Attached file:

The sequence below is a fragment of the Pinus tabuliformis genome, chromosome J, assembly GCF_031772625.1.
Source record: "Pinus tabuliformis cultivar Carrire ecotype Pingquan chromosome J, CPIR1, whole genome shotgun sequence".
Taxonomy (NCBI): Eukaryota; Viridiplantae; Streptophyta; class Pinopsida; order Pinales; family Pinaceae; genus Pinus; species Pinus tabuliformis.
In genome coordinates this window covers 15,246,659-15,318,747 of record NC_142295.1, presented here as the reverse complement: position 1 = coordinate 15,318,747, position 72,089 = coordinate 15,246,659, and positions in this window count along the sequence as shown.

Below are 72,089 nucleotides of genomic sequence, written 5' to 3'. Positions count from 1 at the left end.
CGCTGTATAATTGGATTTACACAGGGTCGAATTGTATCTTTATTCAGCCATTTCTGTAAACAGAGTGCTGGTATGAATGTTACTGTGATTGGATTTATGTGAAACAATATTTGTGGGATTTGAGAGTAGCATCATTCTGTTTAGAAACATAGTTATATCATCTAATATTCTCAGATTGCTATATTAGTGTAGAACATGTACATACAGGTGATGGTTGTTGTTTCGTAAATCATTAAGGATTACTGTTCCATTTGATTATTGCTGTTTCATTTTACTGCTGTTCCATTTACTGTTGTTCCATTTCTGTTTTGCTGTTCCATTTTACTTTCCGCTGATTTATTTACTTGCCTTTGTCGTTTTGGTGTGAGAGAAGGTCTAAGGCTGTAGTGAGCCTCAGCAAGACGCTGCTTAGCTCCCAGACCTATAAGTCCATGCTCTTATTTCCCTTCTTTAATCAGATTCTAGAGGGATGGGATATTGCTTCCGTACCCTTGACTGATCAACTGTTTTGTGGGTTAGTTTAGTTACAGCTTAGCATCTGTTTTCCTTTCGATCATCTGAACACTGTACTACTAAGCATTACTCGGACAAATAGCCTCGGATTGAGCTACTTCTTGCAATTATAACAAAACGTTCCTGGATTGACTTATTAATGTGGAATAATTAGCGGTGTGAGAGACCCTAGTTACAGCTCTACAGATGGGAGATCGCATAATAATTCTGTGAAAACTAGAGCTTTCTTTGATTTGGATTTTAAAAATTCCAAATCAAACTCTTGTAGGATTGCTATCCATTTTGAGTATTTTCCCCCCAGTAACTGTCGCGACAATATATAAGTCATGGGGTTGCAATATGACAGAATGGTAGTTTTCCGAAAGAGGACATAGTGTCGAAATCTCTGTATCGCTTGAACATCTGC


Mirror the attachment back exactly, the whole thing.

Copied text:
The sequence below is a fragment of the Pinus tabuliformis genome, chromosome J, assembly GCF_031772625.1.
Source record: "Pinus tabuliformis cultivar Carrire ecotype Pingquan chromosome J, CPIR1, whole genome shotgun sequence".
Taxonomy (NCBI): Eukaryota; Viridiplantae; Streptophyta; class Pinopsida; order Pinales; family Pinaceae; genus Pinus; species Pinus tabuliformis.
In genome coordinates this window covers 15,246,659-15,318,747 of record NC_142295.1, presented here as the reverse complement: position 1 = coordinate 15,318,747, position 72,089 = coordinate 15,246,659, and positions in this window count along the sequence as shown.

Below are 72,089 nucleotides of genomic sequence, written 5' to 3'. Positions count from 1 at the left end.
CGCTGTATAATTGGATTTACACAGGGTCGAATTGTATCTTTATTCAGCCATTTCTGTAAACAGAGTGCTGGTATGAATGTTACTGTGATTGGATTTATGTGAAACAATATTTGTGGGATTTGAGAGTAGCATCATTCTGTTTAGAAACATAGTTATATCATCTAATATTCTCAGATTGCTATATTAGTGTAGAACATGTACATACAGGTGATGGTTGTTGTTTCGTAAATCATTAAGGATTACTGTTCCATTTGATTATTGCTGTTTCATTTTACTGCTGTTCCATTTACTGTTGTTCCATTTCTGTTTTGCTGTTCCATTTTACTTTCCGCTGATTTATTTACTTGCCTTTGTCGTTTTGGTGTGAGAGAAGGTCTAAGGCTGTAGTGAGCCTCAGCAAGACGCTGCTTAGCTCCCAGACCTATAAGTCCATGCTCTTATTTCCCTTCTTTAATCAGATTCTAGAGGGATGGGATATTGCTTCCGTACCCTTGACTGATCAACTGTTTTGTGGGTTAGTTTAGTTACAGCTTAGCATCTGTTTTCCTTTCGATCATCTGAACACTGTACTACTAAGCATTACTCGGACAAATAGCCTCGGATTGAGCTACTTCTTGCAATTATAACAAAACGTTCCTGGATTGACTTATTAATGTGGAATAATTAGCGGTGTGAGAGACCCTAGTTACAGCTCTACAGATGGGAGATCGCATAATAATTCTGTGAAAACTAGAGCTTTCTTTGATTTGGATTTTAAAAATTCCAAATCAAACTCTTGTAGGATTGCTATCCATTTTGAGTATTTTCCCCCCAGTAACTGTCGCGACAATATATAAGTCATGGGGTTGCAATATGACAGAATGGTAGTTTTCCGAAAGAGGACATAGTGTCGAAATCTCTGTATCGCTTGAACATCTGC